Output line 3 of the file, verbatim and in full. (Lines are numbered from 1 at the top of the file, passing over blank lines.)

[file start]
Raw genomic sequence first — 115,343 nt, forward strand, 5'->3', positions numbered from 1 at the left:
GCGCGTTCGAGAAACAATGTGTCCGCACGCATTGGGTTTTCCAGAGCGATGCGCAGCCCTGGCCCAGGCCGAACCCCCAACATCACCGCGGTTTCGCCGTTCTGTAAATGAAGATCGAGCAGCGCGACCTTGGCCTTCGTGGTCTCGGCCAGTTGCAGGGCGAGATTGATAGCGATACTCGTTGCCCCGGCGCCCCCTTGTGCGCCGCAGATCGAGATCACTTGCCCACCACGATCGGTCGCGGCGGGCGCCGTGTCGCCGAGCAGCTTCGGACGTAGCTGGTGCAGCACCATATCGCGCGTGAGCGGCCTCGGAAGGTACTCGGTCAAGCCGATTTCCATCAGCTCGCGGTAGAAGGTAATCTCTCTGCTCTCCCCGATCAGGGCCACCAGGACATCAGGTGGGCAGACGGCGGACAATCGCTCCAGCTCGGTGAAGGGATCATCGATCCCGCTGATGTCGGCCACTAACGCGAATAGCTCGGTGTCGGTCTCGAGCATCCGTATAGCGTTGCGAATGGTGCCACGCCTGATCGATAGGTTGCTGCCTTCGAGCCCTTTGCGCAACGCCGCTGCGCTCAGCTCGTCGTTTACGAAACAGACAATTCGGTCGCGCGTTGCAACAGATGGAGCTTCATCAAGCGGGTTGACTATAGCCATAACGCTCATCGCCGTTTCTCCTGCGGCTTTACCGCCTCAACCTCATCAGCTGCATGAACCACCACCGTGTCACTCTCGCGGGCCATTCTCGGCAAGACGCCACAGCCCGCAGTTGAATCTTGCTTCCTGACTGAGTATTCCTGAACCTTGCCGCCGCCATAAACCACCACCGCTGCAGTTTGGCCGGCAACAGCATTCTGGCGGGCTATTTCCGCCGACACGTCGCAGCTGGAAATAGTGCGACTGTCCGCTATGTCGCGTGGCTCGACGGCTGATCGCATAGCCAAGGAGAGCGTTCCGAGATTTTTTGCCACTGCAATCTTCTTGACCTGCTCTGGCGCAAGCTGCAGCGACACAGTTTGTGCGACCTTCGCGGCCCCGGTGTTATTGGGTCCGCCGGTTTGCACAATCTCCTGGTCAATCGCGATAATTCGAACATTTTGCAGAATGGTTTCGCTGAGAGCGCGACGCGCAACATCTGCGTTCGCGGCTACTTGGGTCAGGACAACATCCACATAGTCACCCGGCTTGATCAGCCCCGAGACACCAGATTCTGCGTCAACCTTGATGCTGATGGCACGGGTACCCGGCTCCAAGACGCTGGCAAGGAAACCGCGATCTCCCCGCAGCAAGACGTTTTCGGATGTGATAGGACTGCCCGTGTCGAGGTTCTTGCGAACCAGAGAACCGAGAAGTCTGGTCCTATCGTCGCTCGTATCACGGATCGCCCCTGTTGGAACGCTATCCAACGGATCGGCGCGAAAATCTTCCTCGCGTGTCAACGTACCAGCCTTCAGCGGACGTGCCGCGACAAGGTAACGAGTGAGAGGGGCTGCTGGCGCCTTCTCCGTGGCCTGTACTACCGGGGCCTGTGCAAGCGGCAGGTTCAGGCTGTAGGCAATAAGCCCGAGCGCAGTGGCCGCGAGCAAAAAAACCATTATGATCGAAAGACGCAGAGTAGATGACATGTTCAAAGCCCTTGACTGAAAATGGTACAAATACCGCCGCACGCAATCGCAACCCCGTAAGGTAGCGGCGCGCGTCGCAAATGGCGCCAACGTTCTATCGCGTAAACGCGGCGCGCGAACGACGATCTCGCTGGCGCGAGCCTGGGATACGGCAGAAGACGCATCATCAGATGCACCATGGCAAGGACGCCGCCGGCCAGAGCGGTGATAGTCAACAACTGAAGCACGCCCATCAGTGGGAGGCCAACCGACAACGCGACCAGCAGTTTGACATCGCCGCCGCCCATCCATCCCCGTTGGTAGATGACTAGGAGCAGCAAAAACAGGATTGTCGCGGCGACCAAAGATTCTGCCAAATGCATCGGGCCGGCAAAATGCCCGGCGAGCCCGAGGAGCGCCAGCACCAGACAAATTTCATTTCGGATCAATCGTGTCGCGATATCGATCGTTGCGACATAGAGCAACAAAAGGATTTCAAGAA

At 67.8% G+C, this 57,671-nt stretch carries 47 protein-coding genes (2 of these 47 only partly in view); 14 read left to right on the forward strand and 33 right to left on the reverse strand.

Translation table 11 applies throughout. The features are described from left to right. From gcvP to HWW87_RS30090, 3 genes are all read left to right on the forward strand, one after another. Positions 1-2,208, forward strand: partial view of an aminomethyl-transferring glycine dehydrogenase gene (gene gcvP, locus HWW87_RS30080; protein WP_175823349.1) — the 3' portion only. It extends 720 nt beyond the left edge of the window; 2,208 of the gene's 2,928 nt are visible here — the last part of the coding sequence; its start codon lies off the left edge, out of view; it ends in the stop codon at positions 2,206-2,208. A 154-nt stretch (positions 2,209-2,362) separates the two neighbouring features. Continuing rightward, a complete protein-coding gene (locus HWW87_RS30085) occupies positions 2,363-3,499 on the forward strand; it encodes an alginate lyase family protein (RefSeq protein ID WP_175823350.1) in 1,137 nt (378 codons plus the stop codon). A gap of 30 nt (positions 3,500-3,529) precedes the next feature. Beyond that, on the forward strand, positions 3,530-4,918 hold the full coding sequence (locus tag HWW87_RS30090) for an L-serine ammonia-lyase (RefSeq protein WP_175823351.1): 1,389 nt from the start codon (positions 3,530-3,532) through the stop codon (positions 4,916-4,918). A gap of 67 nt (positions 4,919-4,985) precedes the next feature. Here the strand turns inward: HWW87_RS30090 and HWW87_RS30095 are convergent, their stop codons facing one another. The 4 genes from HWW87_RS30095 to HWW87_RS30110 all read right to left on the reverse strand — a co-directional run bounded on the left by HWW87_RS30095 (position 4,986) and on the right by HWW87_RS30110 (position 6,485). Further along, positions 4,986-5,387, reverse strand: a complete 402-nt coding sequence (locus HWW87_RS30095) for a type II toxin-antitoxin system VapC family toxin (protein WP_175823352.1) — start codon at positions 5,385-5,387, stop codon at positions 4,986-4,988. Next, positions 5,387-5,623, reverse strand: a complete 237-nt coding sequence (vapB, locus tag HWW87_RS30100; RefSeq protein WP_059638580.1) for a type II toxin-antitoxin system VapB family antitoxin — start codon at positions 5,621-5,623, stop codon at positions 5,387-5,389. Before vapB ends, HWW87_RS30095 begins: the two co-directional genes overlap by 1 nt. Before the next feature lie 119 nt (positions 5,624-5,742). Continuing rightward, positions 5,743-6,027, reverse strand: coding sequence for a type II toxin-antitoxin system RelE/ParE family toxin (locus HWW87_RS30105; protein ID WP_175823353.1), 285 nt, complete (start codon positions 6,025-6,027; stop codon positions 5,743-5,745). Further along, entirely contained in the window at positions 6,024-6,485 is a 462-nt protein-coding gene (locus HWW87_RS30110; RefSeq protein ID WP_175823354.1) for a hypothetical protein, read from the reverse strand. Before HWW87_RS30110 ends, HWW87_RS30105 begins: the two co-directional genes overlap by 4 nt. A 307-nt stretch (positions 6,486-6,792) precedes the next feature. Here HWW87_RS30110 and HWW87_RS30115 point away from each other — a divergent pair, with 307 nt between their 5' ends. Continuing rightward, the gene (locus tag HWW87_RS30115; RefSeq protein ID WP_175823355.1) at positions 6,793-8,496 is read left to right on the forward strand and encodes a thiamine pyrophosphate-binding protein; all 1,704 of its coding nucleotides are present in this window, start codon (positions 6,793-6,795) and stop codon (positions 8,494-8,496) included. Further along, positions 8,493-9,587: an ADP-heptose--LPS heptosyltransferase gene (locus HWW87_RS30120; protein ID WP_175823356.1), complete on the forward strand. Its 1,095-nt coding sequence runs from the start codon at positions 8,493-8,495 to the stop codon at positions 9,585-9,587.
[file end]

At 67.8% G+C, this 57,671-nt stretch carries 47 protein-coding genes (2 of these 47 only partly in view); 14 read left to right on the forward strand and 33 right to left on the reverse strand.